Some in Israel have described the events of the past month of Ramadan as “relatively quiet,” and expressed the hope that the upcoming “Nakba Day,” when Palestinians commemorate the “catastrophe” of the establishment of the State of Israel, and “Naksa Day,” when they mourn the Arab defeat in the 1967 Six-Day War, will be similarly “quiet.”

The description is unfortunate not only because 19 Israelis were killed in a series of terrorist attacks across the country in the past month, but because it reflects the Eastern European shtetl mentality, in which Jews lived in fear that their gentile neighbors might “mark” their holidays by inciting pogroms.

Another often-heard statement is that the confrontations between Israeli soldiers and Palestinian rioters over the past month (and before) have strengthened Hamas, and have even turned the terrorist group into a leading force in the Palestinian arena.

But the reality on the ground is that while Hamas is trying to ride the wave of violence and gain strength from it, it is not responsible for it, nor does it control its intensity and severity. Hamas does not control the Palestinian street, and certainly not the Palestinian Authority. The Palestinian arena, including the Arab Israeli public, is characterized by a lack of leadership, a lack of direction, and internal chaos.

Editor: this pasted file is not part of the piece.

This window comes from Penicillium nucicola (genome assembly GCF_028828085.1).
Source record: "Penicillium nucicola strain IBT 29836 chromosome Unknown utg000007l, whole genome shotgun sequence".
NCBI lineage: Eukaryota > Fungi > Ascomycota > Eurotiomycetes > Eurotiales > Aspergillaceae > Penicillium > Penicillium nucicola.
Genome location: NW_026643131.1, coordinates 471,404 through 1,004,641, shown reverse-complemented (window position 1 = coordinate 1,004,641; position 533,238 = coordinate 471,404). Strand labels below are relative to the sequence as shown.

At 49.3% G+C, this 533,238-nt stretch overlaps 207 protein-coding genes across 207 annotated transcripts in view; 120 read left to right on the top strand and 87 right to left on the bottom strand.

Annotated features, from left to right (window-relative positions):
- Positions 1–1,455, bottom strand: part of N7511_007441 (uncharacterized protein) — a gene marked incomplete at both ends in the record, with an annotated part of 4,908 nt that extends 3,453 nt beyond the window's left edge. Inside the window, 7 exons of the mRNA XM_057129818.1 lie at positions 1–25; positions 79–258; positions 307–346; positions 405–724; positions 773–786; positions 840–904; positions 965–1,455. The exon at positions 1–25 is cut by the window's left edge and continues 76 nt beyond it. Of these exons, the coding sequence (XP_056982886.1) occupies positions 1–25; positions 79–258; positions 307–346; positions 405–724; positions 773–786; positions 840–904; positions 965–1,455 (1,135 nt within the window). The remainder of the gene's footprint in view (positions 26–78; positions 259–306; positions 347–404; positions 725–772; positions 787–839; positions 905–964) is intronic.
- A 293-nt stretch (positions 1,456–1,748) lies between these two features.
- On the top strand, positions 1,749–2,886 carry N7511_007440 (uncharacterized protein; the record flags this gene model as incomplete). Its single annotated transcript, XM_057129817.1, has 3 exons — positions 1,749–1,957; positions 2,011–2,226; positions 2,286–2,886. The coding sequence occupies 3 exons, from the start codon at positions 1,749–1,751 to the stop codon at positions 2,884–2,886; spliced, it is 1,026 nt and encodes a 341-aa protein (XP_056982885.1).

No organization stood behind the past month’s terror attacks, and even the Temple Mount riots, in which several hundred Palestinians participated, failed to garner the support of the majority of the Palestinian public, who chose to stay on the sidelines.

At the end of the day, every Palestinian understands that Hamas is headed nowhere—one look at Gaza is sufficient to understand this. The terrorist organization is in charge of the Gaza Strip, and the situation of the local population has never been worse, with very little hope of it improving in the foreseeable future.

Hamas is trying to cause a flare-up in Judea and Samaria and among the Arab Israeli public because it fears a direct confrontation with the Israeli military on the Gaza border, for the State of Hamas will be the one to pay the price for any fighting in the strip. Hamas’s policy projects no sophistication or boldness, only weakness.

Even Yahya Sinwar’s attack on Islamist Ra’am Party leader Mansour Abbas is proof that the Hamas chief and his associates fear that Abbas’s policy of integration into Israeli society is gaining popularity among Arab Israelis and that many Palestinians would prefer Israeli citizenship if given the choice.

This is Israel’s great victory over Palestinian nationalism, but now is not the time to celebrate as the chaos of the Palestinian arena poses a security challenge for Israel. These waves of terror require an active policy, not just maintaining the status quo or waiting until the next event on the calendar and the terror wave it might bring with it.

Eyal Zisser is a lecturer in the Middle East History Department at Tel Aviv University.

This article first appeared in Israel Hayom.


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